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Corruption and staff expenditures in the U.S. Congress

Author

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  • Richard T Boylan

    (Washington University)

Abstract

Staff expenditures in the U.S. Congress increased exponentially from 1940 to 1980, but have remained roughly constant since. A theoretical model of Congressional expenditures, bureaucratic oversight, and congressional ethics is developed to understand historical data. Such a model allows one to define and test a measure of the fraction of Congress that maximizes material rewards (vs. intrinsic rewards of being in office).

Suggested Citation

  • Richard T Boylan, 1998. "Corruption and staff expenditures in the U.S. Congress," Public Economics 9804002, University Library of Munich, Germany.
  • Handle: RePEc:wpa:wuwppe:9804002
    Note: Type of Document - Tex; prepared on Sparc ; to print on PostScript; pages: 24 ; figures: included
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    References listed on IDEAS

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    1. Timothy Besley & Stephen Coate, 1997. "An Economic Model of Representative Democracy," The Quarterly Journal of Economics, Oxford University Press, vol. 112(1), pages 85-114.
    2. B. Douglas Bernheim & Michael D. Whinston, 1986. "Menu Auctions, Resource Allocation, and Economic Influence," The Quarterly Journal of Economics, Oxford University Press, vol. 101(1), pages 1-31.
    3. Grossman, Gene M & Helpman, Elhanan, 1994. "Protection for Sale," American Economic Review, American Economic Association, vol. 84(4), pages 833-850, September.
    4. Gary S. Becker, 1982. "Competition Among Pressure Groups for Political Influence," University of Chicago - George G. Stigler Center for Study of Economy and State 23, Chicago - Center for Study of Economy and State.
    5. Baye, Michael R & Kovenock, Dan & de Vries, Casper G, 1993. "Rigging the Lobbying Process: An Application of the All-Pay Auction," American Economic Review, American Economic Association, vol. 83(1), pages 289-294, March.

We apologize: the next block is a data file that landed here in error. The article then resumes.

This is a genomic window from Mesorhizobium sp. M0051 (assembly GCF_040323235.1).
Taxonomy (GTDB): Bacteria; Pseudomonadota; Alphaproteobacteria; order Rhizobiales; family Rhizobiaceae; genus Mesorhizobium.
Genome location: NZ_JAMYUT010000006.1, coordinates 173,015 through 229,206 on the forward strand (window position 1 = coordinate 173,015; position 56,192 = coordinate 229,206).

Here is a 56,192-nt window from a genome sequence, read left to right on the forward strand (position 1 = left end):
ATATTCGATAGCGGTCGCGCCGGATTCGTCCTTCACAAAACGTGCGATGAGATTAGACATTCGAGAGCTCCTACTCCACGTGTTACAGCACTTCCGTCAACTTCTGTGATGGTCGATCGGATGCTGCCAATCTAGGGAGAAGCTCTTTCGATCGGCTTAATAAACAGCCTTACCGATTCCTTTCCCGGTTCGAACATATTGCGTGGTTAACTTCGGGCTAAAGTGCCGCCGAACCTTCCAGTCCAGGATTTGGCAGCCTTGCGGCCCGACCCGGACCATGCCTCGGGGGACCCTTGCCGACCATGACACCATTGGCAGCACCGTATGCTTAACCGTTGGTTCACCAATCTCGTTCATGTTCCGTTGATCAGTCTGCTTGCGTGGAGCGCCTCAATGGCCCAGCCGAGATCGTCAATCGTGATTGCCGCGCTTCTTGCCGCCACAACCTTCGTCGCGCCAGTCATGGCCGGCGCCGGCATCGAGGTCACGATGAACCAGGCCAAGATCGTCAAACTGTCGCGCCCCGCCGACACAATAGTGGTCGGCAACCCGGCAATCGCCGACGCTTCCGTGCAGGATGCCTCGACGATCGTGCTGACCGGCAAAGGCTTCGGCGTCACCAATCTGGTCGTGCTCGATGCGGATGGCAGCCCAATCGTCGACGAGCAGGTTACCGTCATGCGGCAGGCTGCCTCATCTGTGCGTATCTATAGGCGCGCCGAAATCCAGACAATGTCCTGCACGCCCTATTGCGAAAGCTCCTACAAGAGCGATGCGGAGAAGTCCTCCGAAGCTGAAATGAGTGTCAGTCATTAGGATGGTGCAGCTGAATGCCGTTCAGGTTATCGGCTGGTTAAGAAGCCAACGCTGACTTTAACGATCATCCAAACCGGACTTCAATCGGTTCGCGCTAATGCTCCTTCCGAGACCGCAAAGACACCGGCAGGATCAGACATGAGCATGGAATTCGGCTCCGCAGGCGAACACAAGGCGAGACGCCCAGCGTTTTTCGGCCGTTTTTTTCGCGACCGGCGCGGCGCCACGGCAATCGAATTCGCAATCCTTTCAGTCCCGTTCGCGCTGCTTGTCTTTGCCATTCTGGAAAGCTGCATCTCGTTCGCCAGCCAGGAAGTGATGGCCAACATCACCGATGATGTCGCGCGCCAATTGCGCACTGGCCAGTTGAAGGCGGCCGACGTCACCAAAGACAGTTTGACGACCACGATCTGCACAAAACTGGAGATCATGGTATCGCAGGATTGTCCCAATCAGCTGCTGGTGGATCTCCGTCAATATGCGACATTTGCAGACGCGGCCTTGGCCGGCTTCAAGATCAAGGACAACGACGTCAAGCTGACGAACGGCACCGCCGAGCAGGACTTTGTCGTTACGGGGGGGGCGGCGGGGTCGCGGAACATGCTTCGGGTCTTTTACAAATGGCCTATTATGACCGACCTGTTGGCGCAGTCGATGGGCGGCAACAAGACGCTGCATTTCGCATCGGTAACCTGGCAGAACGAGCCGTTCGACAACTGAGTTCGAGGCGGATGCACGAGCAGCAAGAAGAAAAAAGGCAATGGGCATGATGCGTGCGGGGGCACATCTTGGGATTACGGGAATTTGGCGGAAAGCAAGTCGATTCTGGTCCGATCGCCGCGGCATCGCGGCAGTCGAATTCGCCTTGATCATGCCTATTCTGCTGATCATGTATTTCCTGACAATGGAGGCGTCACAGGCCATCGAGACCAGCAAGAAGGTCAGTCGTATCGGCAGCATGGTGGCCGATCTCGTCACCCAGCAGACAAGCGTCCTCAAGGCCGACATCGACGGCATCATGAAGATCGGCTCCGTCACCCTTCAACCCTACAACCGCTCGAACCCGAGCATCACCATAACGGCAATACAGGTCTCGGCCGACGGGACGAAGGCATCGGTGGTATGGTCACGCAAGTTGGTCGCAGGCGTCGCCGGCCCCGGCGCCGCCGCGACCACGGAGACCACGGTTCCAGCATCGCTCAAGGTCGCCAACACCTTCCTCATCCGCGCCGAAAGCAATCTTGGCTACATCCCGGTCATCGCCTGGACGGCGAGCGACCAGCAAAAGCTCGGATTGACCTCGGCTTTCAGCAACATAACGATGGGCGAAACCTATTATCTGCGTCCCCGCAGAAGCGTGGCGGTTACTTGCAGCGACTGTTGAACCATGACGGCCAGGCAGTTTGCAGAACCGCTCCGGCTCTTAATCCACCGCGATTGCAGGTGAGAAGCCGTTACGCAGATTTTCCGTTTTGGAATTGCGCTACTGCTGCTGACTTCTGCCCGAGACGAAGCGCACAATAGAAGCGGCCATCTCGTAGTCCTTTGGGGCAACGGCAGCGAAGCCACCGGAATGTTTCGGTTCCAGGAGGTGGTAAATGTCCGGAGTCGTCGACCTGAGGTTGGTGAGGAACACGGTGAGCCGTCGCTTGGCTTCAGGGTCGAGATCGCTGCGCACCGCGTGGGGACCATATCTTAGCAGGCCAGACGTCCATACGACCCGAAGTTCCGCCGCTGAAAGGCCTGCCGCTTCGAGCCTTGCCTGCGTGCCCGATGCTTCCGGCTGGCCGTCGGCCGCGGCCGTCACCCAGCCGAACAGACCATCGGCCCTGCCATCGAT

6. Martin J. Osborne & Al Slivinski, 1996. "A Model of Political Competition with Citizen-Candidates," The Quarterly Journal of Economics, Oxford University Press, vol. 111(1), pages 65-96.
    7. Giovanni Maggi & Pinelopi Koujianou Goldberg, 1999. "Protection for Sale: An Empirical Investigation," American Economic Review, American Economic Association, vol. 89(5), pages 1135-1155, December.
    8. Boylan, R.T., 1997. "Private Bills: A Theoretical and Empirical Study of Lobbying," Washington University 97-04, Business, Law and Economics Center, John M. Olin School of Business, Washington University.
    9. Arye L. Hillman & John G. Riley, 1989. "Politically Contestable Rents And Transfers," Economics and Politics, Wiley Blackwell, vol. 1(1), pages 17-39, March.
    10. Lichtenberg, F.R., 1996. "The Effect of New Political Administration on Federal Government Productivity and Employment," Papers 96-11, Columbia - Graduate School of Business.
    11. Martin J. Osborne & Ariel Rubinstein, 1994. "A Course in Game Theory," MIT Press Books, The MIT Press, edition 1, volume 1, number 0262650401, January.
    12. Niskanen, William A, 1975. "Bureaucrats and Politicians," Journal of Law and Economics, University of Chicago Press, vol. 18(3), pages 617-643, December.
    13. Avinash Dixit, 1996. "Special-Interest Lobbying and Endogenous Commodity Taxation," Eastern Economic Journal, Eastern Economic Association, vol. 22(4), pages 375-388, Fall.
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    Cited by:

    1. Paul Pautler, 2015. "A Brief History of the FTC’s Bureau of Economics: Reports, Mergers, and Information Regulation," Review of Industrial Organization, Springer;The Industrial Organization Society, vol. 46(1), pages 59-94, February.

    More about this item

    Keywords

    lobbying corruption political-economy bureaucracy oversight;

    JEL classification:

    • D72 - Microeconomics - - Analysis of Collective Decision-Making - - - Political Processes: Rent-seeking, Lobbying, Elections, Legislatures, and Voting Behavior

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